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As a team of zealous urban explorers and photographers, we’re always on the hunt for abandoned places across New York City. Sites that are both visually stunning and full of history are particularly interesting to us. We previously highlighted a handful of such places on Staten Island and in Queens. Continuing our trip through the boroughs, we’re now shining a spotlight on Brooklyn, which is home to aged industrial sites, forgotten theaters and a litter-strewn beach.

There are simply too many intriguing places to name, so this roundup is just the tip of the iceberg. From a mysterious power plant to secret park, here are 12 abandoned sites you can discover in Brooklyn.

12. Floyd Bennett Field

Brooklyn’s Barren Island is home to Floyd Bennett Field, New York’s first municipal airport built in 1931. Sections of the site have been abandoned since the Navy deactivated the airfield in 1971, but in its heyday, Floyd Bennett Field saw ascents by historic aviators, such as Amelia Earhart and Howard Hughes. With this kind of a storied history, the airfield naturally lends itself to having a few secrets.

The airfield was named after Floyd Bennett, a World War I aviator who was recruited to pilot an expedition to the North Pole. It has been the site of many historic flights, one of the most memorable being the outing by Howard Hughes in 1938 to circumnavigate the Earth in record time. In 1941, the airfield shifted from a municipal airport to a Naval Air Station, where those who made and tested aircrafts worked during World War II. It soon became the busiest naval air station in the United States. The NYPD and FDNY have made use of the facilities post-war, mostly for storage.

11. Dead Horse Bay

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Just next to Floyd Bennett Field sits Dead Horse Bay, whose macabre name aptly describes its history. Dead Horse Beach was once a separate island known as Barren Island, before the area was landfilled to create Floyd Bennett Field. In 1859, the first horse rendering plants were constructed on Barren Island, which processed dead horses by mashing them up, steaming them, separating the products and boiling the bones down into glue. The remnants became commercial fertilizer. This was seen as a better alternative to the ongoing practice, where horses were simply left to rot and decompose on New York City’s streets. Originally, Barren Island was considered ideal for this noxious activity because it was so remote, nobody would complain about the smell.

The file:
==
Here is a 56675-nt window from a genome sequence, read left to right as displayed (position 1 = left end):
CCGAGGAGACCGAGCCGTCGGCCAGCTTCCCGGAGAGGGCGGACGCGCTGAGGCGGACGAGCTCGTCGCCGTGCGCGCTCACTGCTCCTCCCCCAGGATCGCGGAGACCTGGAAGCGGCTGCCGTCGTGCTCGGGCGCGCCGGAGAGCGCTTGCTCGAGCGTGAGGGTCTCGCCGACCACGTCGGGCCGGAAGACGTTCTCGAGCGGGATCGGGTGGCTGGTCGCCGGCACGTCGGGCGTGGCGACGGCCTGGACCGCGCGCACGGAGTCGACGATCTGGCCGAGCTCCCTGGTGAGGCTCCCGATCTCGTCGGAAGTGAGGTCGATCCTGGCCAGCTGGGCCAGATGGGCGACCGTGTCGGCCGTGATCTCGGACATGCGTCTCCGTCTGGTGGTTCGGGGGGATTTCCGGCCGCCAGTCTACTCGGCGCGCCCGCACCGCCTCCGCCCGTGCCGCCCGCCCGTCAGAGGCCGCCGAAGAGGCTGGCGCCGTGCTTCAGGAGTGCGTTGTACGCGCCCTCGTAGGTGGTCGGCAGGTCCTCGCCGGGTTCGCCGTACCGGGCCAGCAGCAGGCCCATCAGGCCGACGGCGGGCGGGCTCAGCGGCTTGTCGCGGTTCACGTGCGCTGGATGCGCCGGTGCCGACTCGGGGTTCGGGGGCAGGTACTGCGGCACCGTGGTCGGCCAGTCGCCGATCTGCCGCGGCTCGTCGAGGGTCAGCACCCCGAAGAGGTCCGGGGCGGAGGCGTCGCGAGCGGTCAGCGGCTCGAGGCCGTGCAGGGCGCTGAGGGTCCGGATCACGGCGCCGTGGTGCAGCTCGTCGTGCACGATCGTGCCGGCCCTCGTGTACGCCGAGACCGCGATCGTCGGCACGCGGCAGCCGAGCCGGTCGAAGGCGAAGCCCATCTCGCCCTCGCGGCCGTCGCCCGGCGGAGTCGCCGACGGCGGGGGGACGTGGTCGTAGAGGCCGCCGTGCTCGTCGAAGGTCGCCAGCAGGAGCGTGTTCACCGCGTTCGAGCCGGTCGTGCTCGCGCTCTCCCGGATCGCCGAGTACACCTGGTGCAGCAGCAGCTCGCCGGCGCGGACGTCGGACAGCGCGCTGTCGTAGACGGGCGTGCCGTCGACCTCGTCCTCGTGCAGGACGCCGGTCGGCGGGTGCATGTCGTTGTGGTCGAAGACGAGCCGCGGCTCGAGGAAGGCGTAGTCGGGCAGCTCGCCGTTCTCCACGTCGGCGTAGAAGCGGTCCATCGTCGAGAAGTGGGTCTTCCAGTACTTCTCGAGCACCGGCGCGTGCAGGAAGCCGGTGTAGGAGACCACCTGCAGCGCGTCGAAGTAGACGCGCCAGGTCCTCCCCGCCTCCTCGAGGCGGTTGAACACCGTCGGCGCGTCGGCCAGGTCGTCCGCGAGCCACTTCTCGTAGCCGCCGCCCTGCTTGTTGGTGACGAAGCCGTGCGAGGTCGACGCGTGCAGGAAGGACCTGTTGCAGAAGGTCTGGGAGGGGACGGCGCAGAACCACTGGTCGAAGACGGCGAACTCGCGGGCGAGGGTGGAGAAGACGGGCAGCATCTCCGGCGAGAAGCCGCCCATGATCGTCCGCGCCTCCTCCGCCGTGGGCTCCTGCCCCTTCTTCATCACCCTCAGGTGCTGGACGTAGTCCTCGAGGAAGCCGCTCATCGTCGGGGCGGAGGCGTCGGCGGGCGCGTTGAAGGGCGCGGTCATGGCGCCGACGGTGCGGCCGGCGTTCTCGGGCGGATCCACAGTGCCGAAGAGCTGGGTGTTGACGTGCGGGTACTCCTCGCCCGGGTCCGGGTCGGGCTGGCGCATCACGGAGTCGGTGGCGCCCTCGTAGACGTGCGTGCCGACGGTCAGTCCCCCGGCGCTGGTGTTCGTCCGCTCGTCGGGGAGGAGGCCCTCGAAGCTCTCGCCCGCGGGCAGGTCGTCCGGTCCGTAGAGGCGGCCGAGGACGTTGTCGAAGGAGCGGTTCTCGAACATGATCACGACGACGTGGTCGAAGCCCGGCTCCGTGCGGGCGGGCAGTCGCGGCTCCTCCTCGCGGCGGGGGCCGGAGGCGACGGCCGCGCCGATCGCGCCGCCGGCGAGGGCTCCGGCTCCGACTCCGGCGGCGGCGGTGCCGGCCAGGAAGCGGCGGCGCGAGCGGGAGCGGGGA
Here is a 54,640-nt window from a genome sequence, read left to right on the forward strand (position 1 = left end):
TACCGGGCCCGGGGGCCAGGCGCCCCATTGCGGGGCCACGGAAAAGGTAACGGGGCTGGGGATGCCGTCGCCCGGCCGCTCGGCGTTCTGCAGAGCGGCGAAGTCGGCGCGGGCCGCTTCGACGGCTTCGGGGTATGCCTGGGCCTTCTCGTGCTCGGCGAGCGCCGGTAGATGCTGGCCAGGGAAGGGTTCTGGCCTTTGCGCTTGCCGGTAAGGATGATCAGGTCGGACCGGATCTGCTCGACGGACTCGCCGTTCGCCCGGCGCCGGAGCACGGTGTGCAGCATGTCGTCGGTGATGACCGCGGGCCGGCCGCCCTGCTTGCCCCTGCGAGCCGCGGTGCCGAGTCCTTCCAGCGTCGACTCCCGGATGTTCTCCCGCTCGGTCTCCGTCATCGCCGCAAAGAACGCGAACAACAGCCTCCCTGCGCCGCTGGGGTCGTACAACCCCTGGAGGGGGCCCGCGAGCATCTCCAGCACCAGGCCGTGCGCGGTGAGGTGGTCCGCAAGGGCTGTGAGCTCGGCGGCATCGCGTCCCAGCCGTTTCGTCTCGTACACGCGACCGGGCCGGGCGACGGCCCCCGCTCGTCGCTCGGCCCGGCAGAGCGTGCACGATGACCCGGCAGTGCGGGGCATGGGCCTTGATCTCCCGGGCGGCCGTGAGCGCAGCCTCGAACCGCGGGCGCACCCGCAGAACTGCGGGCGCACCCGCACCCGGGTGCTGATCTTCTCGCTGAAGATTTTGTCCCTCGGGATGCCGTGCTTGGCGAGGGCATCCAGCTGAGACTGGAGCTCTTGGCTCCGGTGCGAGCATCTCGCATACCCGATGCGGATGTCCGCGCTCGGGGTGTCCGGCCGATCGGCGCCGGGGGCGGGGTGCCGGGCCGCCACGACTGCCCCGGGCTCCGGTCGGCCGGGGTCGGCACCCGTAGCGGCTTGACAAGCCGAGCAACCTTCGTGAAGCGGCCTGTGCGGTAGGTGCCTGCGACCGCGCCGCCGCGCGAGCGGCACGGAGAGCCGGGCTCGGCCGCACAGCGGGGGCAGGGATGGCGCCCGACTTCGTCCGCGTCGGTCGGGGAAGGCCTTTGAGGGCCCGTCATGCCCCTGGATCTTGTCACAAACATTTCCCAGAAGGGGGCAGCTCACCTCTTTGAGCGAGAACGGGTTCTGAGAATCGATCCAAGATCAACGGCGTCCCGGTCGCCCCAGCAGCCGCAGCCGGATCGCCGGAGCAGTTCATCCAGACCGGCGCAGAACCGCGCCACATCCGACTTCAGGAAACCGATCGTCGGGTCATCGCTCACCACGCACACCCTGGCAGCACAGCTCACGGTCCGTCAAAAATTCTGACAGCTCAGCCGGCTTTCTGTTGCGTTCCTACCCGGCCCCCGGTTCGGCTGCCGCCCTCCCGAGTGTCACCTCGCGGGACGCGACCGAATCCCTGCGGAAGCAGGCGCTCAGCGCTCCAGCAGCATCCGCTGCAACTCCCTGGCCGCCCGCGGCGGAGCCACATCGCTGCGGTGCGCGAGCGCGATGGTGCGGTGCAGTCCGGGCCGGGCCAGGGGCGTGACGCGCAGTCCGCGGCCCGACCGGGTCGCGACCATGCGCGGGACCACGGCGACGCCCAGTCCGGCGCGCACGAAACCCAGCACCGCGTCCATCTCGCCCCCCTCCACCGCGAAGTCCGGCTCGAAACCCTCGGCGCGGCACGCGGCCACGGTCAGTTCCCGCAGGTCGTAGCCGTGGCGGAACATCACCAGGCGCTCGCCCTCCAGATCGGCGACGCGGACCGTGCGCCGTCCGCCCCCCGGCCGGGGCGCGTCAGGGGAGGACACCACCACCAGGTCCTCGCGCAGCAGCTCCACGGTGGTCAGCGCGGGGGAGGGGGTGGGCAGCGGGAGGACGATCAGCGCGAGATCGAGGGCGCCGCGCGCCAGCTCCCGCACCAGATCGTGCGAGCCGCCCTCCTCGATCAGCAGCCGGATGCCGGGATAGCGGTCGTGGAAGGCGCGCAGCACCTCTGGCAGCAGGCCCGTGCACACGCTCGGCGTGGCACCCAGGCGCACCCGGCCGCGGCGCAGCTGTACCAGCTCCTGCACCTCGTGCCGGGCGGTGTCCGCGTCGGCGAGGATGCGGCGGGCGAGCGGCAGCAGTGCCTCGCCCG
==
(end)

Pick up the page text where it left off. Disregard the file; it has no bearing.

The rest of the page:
Later, Barren Island was also used to deal with the city’s garbage problem. Prior to the formation of the New York Sanitary Utilization Company, trash was dumped into the waterways. Motivated by financial reasons — the garbage was getting in the way of ship traffic — the city selected Barren Island for the processing and disposal of trash.

Similar to the horses, the trash would be boiled and steam cooked until a layer of grease emerged at the top to be skimmed off and sold for industrial lubrication and soap. But with encroaching development, even Barren Island became too close for comfort due to the smell. The stench, which could reach a radius of six to ten miles, would waft over to beach goers on Manhattan Beach where hotel evacuations would occur. Unsurprisingly, neighboring communities began complaining and locals formed the Anti-Barren Island League. The landfill ceased operation in the 1940s and was capped off in 1953, but the waste emerges on a daily basis due to erosion, leaving a beach of strewn bottles, old toys, and shoes.

10. Bergen Street Lower Level Platform

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In Brooklyn, an abandoned level below the Bergen Street station is a favorite spot for urban explorers, one of many New York City subway stations that have abandoned platforms. In the early 1990s, renovations to the station, which serves the F and G trains, damaged the lower platform, which had been used from time to time over the course of the station’s existence since 1933. Silver doors on the upper level conceal open staircases that go down to the lower level.

While many of the signs have been taken by urban explorers, one key piece of signage left shows how Bergen was abbreviated into Bergn. Urban explorer @Vic.Invades tells us of his experience down below: “The station was so cold to the point where you can see icicles frozen in time on the ceiling. You can also hear the civilians above you laughing and talking about whatever they experienced that day, while I lingered below in an empty, filthy, abandoned station. As I was down below there was a work train just sitting at the other end. You can’t really see it because it was above the incline that leads you into the station.”

9. The Brooklyn Navy Yard Hospital Annex

The Brooklyn Navy Yard Naval Hospital Annex (or the Naval Annex) was built from 1830 to 1836. It was active through the Civil War, supplying almost a third of the medicine distributed to Union soldiers, and both World Wars until it was decommissioned in the 1970s. Some of the first female nurses and medical students were employed there. Dr. E. R. Squibb, the leading pharmaceutics inventor and part-name sake of the pharmaceutics company Bristol-Myers Squibb, developed the first anesthetic ethers for use in surgery.

It’s one of the few original buildings that remain at the Navy Yard. Steiner Studios, a major anchor tenant there, is working on transforming the space into a 420,000-square-foot media campus by 2027.

8. Jumping Jack Powerplant

The “jumping jack man.” Photo courtesy of Will Ellis, Abandoned NYC.

In an undisclosed location within Brooklyn lies the Jumping Jack Power Plant. Little is known about this towering abandoned building, which has over time become dilapidated and is now covered in layers of rust and dirt. The building’s first graffiti-ridden floor appears to have been a former chop shop, with a battered car now covered in spray paint residing there. This first floor also boasts many rickety staircases not suitable for climbing, but a rare passable staircase leads to the building’s main floor.